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§ 3. The precious metals, as money, arc of the same value, anil dis-

tribute themselves according to the same law, with the precious

metals as a commodity 379

4. International payments of a non-commercial character .... 379

Chaptee XXII. Influence of Currency on the Exchanges and

on Foreign Trade.

§ 1. Variations in the exchange, which originate in the currency . . 380

2. Effect of a sudden increase of a metallic currency, or of the sudden

creation of bank notes or other substitutes for money .... 38*

3. Effect of the increase of an inconvertible paper currency. Real

and nominal exchange 384

Chaptee XXIII. Of the Rate of Interest.

§ 1. The rate of interest depends on the demand and supply of loans . 385

2. Circumstances which determine the permanent demand and supply

of loans _ 386

3. Circumstances which determine the fluctuations 388

4. The rate of interest, how far, and in what sense, connected with

the value of money 390

5. The rate of interest determines the price of land and of securities. 393

Chaptee XXIV. Of the Regulation of a Convertible

Paper Currency.

% 1. Two contrary theories respecting the influence of bank issues . . 394

2. Examination of each 395

3. Reasons for thinking that the Currency Act of 1844 produces a

part of the beneficial effect intended by it 397

4. — but produces mischiefs more than equivalent 400

5. Should the issue of bank notes be confined to a single esta-

blishment? 408

6. Should the holders of notes be protected in any peculiar manner

against failure of payment? 409

Chaptee XXV. Of the Competition of different Countries

in the same Market.

% 1. Causes which enable one country to nndersell another .... 410

2. Low wages one of those causes 411

3. —when peculiar to certain branches of industry 412

4. — but not when common to all 414

5. Some anomalous cases of trading communities examined. . . . 414

Chaptee XXVI. Of Distribution, as affected by Exchange.

§ 1. Exchange and Money make no difference in the law of wages . . 416

2. —in the law of rent. . . 417

3, — nor in the law of profits . ' . - 418

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| 1. Direct taxes either on income or on expenditure 4<)5

2. Taxes on rent 49G

3. — on profits . <, 496

4. — on wages 498

5. An Income Tax 499

6. A House Tax 501

Chaptee IV. Of Taxes on Commodities.

§ 1. A Tax on all Commodities would fall on profits ■ . 504

2. Taxes on particular commodities fall on the consumer 505

3. Peculiar effects of taxes on necessaries 50(3

4. — how modified hy the tendency of profits to a minimum . . . 507

5. Effects of discriminating duties 510

6. Effects produced on international exchange by duties on exports

and on imports 512

Chaptee V. Of some other Taxes.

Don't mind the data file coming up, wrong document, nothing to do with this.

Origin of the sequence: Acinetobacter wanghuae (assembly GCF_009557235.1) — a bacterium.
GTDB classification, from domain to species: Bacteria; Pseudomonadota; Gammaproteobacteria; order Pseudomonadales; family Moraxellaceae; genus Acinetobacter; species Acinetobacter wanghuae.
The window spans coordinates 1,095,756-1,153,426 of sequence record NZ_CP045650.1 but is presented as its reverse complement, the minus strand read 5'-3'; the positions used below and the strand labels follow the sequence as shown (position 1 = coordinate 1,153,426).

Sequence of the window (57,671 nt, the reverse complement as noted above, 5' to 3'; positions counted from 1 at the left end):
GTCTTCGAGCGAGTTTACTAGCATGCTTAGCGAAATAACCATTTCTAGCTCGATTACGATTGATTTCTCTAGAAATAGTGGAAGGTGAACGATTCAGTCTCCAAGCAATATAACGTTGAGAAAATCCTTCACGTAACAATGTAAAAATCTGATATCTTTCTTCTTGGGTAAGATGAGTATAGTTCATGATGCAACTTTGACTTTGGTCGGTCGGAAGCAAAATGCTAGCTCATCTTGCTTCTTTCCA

§ 1. Taxes on contracts 517

2. Taxes on communication 518

3. Law Taxes 519

4. Modes of taxation for local purposes 520

Chaptee VI. Comparison between Direct and Indirect

Taxation.

§ 1. Arguments for and against direct taxation 521

2. What forms of indirect taxation most eligible 523

3. Practical rules for indirect taxation 524

Chaptee VII. Of a National Debt.

§ 1. Is it desirable to defray extraordinary public expenses by loans? . 526

2, Not desirable to redeem a national debt by a general contribution 528

3. In what cases desirable to maintain a surplus revenue for the

redemption of debt . . 529

Chaptee VIII. Of the Ordinary Functions of Government,

considered as to their Economical Effects.

11. Effects of imperfect security of person and property 531

2. Effects of over-taxation 532

3. Effects of imperfection in the system of the laws, and in the admi-

nistration of justice 633

Chaptee IX. The same subject continued.

§1. Laws of Inheritance 526

2. Law and Custom of Primogeniture 537

3. Entails 539,
§ 4. Law of compulsory equal division of inheritances 540

5. Laws of Partnership 541

6. Partnerships with limited liability. Chartered Companies . . . 542

7. Partnerships in commandite . 545

8. Laws relating to insolvency , . 548

Chaptkb X. Of Interference* of Government grounded on
Erroneous Theories.

§ 1. Doctrine of Protection to Native Industry 552

2. Usury Laws 558

3. At tempi s to regulate the prices of commodities 5fil

4. Monopolies 5132

5. Laws against Combination of AVorkmen 503

6. Restraints on opinion or on its publication 506

Chapter XI. Of the Grounds and Limits of the Laisser-faire
or Non-interference Principle.

§ 1. Governmental intervention distinguished into authoritative and

unauthoritative 567

2. Objections to government intervention—the compulsory character

of the intervention itself, or of the levy of funds to support it. . 568

3. —increase of the power and influence of government 570

4. — increase of the occupations and responsibilities of government . 570

5. — superior efficiency of private agency, owing to stronger interest

in the work 571

6. — importance of cultivating habits of collective action in the

people 572

7. Laisser-faire the general rule 673

8. — but liable to large exceptions. Cases in which tho consumer is

an incompetent judge of the commodity. Education .... 575

9. Case of persons exercising power over others. Protection of chil-.

dren and young persons; of the lower animals. Case of women

not analogous 577

10. Case of contracts in perpetuity 579

11. Cases of delegated management 579

12. Cases in which public intervention maybe necessary to give effect

to the wishes of the persons interested. Examples: hours of

labour; disposal of colonial lands 581

13. Case of acts done for the benefit of others than the persons con-

cerned. Poor Laws 585

14. Colonization 585

5- — other miscellaneous examples 589

"6- Government intervention may be necessary in default of private

agency, in cases where private agency would be more suitable . 590

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